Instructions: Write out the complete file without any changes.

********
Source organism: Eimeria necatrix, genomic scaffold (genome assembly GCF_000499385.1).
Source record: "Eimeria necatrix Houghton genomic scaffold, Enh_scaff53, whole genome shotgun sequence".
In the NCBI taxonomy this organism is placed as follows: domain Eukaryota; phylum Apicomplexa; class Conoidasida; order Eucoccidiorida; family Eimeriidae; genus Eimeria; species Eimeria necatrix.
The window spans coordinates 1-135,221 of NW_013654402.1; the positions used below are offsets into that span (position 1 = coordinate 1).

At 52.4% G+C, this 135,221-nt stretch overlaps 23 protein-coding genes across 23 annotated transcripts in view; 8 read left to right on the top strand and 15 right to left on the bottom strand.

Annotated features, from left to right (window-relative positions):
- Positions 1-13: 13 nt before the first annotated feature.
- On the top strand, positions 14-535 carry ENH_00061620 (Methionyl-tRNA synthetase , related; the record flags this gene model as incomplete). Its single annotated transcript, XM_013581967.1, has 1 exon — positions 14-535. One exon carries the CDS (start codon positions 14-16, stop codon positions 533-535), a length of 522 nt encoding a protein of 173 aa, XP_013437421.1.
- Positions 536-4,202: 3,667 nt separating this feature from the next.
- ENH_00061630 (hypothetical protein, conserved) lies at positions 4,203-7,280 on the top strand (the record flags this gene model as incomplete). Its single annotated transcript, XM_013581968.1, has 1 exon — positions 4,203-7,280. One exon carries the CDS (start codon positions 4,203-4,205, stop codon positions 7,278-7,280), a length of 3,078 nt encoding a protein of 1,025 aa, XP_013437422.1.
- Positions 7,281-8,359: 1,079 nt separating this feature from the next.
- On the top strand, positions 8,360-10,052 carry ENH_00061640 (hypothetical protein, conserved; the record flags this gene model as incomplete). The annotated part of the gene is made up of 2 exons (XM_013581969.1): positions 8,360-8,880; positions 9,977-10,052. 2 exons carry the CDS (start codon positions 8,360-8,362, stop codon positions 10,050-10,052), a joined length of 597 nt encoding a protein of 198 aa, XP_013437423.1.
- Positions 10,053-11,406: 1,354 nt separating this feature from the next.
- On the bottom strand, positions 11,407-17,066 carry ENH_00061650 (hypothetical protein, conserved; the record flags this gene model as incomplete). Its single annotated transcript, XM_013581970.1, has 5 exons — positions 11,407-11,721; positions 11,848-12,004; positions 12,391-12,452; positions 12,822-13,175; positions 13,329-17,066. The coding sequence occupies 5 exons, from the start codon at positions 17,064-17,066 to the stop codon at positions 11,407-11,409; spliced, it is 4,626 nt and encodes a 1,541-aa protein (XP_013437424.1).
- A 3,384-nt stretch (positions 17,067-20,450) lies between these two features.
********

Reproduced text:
Source organism: Eimeria necatrix, genomic scaffold (genome assembly GCF_000499385.1).
Source record: "Eimeria necatrix Houghton genomic scaffold, Enh_scaff53, whole genome shotgun sequence".
In the NCBI taxonomy this organism is placed as follows: domain Eukaryota; phylum Apicomplexa; class Conoidasida; order Eucoccidiorida; family Eimeriidae; genus Eimeria; species Eimeria necatrix.
The window spans coordinates 1-135,221 of NW_013654402.1; the positions used below are offsets into that span (position 1 = coordinate 1).

At 52.4% G+C, this 135,221-nt stretch overlaps 23 protein-coding genes across 23 annotated transcripts in view; 8 read left to right on the top strand and 15 right to left on the bottom strand.

Annotated features, from left to right (window-relative positions):
- Positions 1-13: 13 nt before the first annotated feature.
- On the top strand, positions 14-535 carry ENH_00061620 (Methionyl-tRNA synthetase , related; the record flags this gene model as incomplete). Its single annotated transcript, XM_013581967.1, has 1 exon — positions 14-535. One exon carries the CDS (start codon positions 14-16, stop codon positions 533-535), a length of 522 nt encoding a protein of 173 aa, XP_013437421.1.
- Positions 536-4,202: 3,667 nt separating this feature from the next.
- ENH_00061630 (hypothetical protein, conserved) lies at positions 4,203-7,280 on the top strand (the record flags this gene model as incomplete). Its single annotated transcript, XM_013581968.1, has 1 exon — positions 4,203-7,280. One exon carries the CDS (start codon positions 4,203-4,205, stop codon positions 7,278-7,280), a length of 3,078 nt encoding a protein of 1,025 aa, XP_013437422.1.
- Positions 7,281-8,359: 1,079 nt separating this feature from the next.
- On the top strand, positions 8,360-10,052 carry ENH_00061640 (hypothetical protein, conserved; the record flags this gene model as incomplete). The annotated part of the gene is made up of 2 exons (XM_013581969.1): positions 8,360-8,880; positions 9,977-10,052. 2 exons carry the CDS (start codon positions 8,360-8,362, stop codon positions 10,050-10,052), a joined length of 597 nt encoding a protein of 198 aa, XP_013437423.1.
- Positions 10,053-11,406: 1,354 nt separating this feature from the next.
- On the bottom strand, positions 11,407-17,066 carry ENH_00061650 (hypothetical protein, conserved; the record flags this gene model as incomplete). Its single annotated transcript, XM_013581970.1, has 5 exons — positions 11,407-11,721; positions 11,848-12,004; positions 12,391-12,452; positions 12,822-13,175; positions 13,329-17,066. The coding sequence occupies 5 exons, from the start codon at positions 17,064-17,066 to the stop codon at positions 11,407-11,409; spliced, it is 4,626 nt and encodes a 1,541-aa protein (XP_013437424.1).
- A 3,384-nt stretch (positions 17,067-20,450) lies between these two features.